Chicago Blackhawks

Chicago Blackhawks Parade 2013: Corey Crawford's Profane Speech Steals the Show

BOSTON, MA - JUNE 24:  Corey Crawford #50 of the Chicago Blackhawks hoists the Stanley Cup after defeating the Boston Bruins in Game Six of the 2013 NHL Stanley Cup Final at TD Garden on June 24, 2013 in Boston, Massachusetts. The Chicago Blackhawks defeated the Boston Bruins 3-2.  (Photo by Bruce Bennett/Getty Images)
Bruce Bennett/Getty Images
Patrick ClarkeCorrespondent IJune 28, 2013

The Chicago Blackhawks celebrated their second Stanley Cup title in four years on Friday with a routine victory parade through the Windy City. But goalie Corey Crawford made sure to leave his mark on the rally.

Crawford, the 28-year-old Quebec native who saved over 620 shots through 23 postseason games received a championship belt trophy from Stanley Cup Final MVP Patrick Kane at the top of the stage and proceeded to drop the F-bomb not once, but twice in a short, but hilarious acceptance speech that you can view by clicking on the link below, courtesy of CSNChicago.com via NBC Sports. Note: the video is censored. 

While under most circumstances shouting a certain four-letter word to a crowd of fans on live television is bad news, Crawford has more wiggle room after bringing the city another championship.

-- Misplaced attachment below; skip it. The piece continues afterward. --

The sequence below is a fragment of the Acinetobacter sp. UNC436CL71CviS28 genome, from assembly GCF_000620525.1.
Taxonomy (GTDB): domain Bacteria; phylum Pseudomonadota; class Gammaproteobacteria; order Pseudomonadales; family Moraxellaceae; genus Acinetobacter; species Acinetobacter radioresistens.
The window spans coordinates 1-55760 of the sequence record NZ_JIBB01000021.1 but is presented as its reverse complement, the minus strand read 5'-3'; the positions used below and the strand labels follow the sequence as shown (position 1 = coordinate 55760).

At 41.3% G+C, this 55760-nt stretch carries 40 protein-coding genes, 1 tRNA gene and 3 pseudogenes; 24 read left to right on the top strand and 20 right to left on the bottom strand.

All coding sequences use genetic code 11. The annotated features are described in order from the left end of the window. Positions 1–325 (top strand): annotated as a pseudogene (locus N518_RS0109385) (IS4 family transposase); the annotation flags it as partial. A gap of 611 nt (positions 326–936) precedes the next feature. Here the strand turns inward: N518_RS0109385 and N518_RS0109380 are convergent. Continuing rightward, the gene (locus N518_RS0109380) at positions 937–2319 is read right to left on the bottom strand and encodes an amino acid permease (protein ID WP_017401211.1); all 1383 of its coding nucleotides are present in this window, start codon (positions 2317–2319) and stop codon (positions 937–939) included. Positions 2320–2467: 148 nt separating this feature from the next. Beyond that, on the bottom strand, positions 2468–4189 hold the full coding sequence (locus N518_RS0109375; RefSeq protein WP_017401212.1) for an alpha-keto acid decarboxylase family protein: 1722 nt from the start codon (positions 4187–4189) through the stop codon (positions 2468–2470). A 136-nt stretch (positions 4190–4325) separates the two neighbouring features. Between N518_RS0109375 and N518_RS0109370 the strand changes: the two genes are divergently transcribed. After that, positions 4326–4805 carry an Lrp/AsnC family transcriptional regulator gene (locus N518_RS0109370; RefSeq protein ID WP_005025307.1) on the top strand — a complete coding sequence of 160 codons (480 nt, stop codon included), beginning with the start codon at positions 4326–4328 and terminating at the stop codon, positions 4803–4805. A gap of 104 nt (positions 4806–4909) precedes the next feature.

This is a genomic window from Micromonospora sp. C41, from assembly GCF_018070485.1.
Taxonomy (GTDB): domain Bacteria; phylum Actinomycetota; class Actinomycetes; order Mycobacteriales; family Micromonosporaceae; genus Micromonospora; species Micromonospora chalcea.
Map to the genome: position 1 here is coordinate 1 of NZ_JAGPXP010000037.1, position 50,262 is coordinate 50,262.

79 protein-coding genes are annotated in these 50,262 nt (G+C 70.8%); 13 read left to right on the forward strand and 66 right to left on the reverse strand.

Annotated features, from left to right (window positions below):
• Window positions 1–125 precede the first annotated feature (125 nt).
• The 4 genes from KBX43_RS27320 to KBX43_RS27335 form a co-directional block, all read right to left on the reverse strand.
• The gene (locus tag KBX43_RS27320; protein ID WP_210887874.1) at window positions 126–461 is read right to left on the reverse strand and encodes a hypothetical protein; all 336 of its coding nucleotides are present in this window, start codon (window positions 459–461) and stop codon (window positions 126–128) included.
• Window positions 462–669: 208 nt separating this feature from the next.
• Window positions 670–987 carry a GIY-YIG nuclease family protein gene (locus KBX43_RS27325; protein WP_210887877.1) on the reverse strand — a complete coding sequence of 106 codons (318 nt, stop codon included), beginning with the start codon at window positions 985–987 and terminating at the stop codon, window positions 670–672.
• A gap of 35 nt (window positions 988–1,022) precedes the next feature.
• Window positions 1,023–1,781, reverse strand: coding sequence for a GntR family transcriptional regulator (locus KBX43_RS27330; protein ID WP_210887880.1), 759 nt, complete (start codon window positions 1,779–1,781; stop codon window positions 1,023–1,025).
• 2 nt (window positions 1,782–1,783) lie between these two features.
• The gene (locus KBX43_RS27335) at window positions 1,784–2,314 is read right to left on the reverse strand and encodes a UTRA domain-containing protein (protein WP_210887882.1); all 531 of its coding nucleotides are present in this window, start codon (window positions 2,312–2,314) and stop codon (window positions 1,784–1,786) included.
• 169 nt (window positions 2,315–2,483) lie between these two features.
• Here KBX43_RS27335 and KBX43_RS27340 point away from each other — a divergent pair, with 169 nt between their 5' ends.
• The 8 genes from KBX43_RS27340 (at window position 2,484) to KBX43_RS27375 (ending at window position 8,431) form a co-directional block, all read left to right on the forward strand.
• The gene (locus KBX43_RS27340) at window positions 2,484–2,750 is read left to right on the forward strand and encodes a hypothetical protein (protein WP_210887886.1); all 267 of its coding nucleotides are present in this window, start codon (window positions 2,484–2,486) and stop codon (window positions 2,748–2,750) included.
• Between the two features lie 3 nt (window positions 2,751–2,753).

While Crawford's slip of the tongue can certainly be taken the wrong way, a good portion of fans will take it as his way of expressing his enthusiasm for winning the Cup, which he was obviously a huge part of, saving more than 93 percent of the shots he faced in the playoffs.

Plus, hockey isn't a sport for the faint of heart. Those who play and win at this level must have an edge to them, and clearly Crawford does.

And while the broadcasters won't be to content with the profane speech, Crawford has no doubt earned his right to have a little bit of fun, even if he might have went too far. After all, he started all 23 playoff games for the Blackhawks this postseason, allowing just 46 goals and recording 628 saves from start to finish.

The 15 goals he allowed in six games against the Boston Bruins in the Stanley Cup Final were the most of any of Chicago's four postseason series, but he delivered when he had to in the final two games of the series, allowing just three goals combined in Games 5 and 6.

Typically, for those sports fans whose team came up short, championship parades are nothing more than a bitter reminder of what could have been, but Crawford's enthusiasm and bold way of expression no doubt stole the show on Friday, giving the Blackhawks even more to cheer about and hockey fans everywhere a reason to smile.

 

Follow Bleacher Report Featured Columnist Patrick Clarke on Twitter. 

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